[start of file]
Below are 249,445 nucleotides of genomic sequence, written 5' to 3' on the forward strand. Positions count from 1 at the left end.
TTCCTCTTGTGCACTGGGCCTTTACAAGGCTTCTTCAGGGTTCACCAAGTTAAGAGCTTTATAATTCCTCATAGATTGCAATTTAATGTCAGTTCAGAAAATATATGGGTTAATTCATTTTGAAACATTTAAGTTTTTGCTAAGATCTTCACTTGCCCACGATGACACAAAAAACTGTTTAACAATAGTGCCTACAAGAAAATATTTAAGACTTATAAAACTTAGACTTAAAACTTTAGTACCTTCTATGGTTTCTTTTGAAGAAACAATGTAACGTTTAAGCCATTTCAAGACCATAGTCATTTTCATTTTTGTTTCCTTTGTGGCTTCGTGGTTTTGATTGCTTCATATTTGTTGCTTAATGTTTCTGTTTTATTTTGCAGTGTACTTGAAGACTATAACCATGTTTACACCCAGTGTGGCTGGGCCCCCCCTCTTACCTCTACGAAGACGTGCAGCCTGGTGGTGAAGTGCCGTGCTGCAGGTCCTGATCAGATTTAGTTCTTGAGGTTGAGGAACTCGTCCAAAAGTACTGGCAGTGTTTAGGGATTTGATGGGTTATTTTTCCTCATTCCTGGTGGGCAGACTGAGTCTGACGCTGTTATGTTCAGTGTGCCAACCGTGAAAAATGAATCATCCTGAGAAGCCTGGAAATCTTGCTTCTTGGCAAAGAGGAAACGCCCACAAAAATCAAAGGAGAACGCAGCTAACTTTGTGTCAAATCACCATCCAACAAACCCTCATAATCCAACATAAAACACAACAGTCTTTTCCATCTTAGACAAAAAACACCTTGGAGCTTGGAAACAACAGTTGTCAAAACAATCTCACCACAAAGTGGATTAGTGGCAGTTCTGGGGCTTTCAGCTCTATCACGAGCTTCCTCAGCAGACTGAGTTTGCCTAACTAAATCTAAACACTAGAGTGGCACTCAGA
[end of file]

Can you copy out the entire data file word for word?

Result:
Below are 249,445 nucleotides of genomic sequence, written 5' to 3' on the forward strand. Positions count from 1 at the left end.
TTCCTCTTGTGCACTGGGCCTTTACAAGGCTTCTTCAGGGTTCACCAAGTTAAGAGCTTTATAATTCCTCATAGATTGCAATTTAATGTCAGTTCAGAAAATATATGGGTTAATTCATTTTGAAACATTTAAGTTTTTGCTAAGATCTTCACTTGCCCACGATGACACAAAAAACTGTTTAACAATAGTGCCTACAAGAAAATATTTAAGACTTATAAAACTTAGACTTAAAACTTTAGTACCTTCTATGGTTTCTTTTGAAGAAACAATGTAACGTTTAAGCCATTTCAAGACCATAGTCATTTTCATTTTTGTTTCCTTTGTGGCTTCGTGGTTTTGATTGCTTCATATTTGTTGCTTAATGTTTCTGTTTTATTTTGCAGTGTACTTGAAGACTATAACCATGTTTACACCCAGTGTGGCTGGGCCCCCCCTCTTACCTCTACGAAGACGTGCAGCCTGGTGGTGAAGTGCCGTGCTGCAGGTCCTGATCAGATTTAGTTCTTGAGGTTGAGGAACTCGTCCAAAAGTACTGGCAGTGTTTAGGGATTTGATGGGTTATTTTTCCTCATTCCTGGTGGGCAGACTGAGTCTGACGCTGTTATGTTCAGTGTGCCAACCGTGAAAAATGAATCATCCTGAGAAGCCTGGAAATCTTGCTTCTTGGCAAAGAGGAAACGCCCACAAAAATCAAAGGAGAACGCAGCTAACTTTGTGTCAAATCACCATCCAACAAACCCTCATAATCCAACATAAAACACAACAGTCTTTTCCATCTTAGACAAAAAACACCTTGGAGCTTGGAAACAACAGTTGTCAAAACAATCTCACCACAAAGTGGATTAGTGGCAGTTCTGGGGCTTTCAGCTCTATCACGAGCTTCCTCAGCAGACTGAGTTTGCCTAACTAAATCTAAACACTAGAGTGGCACTCAGA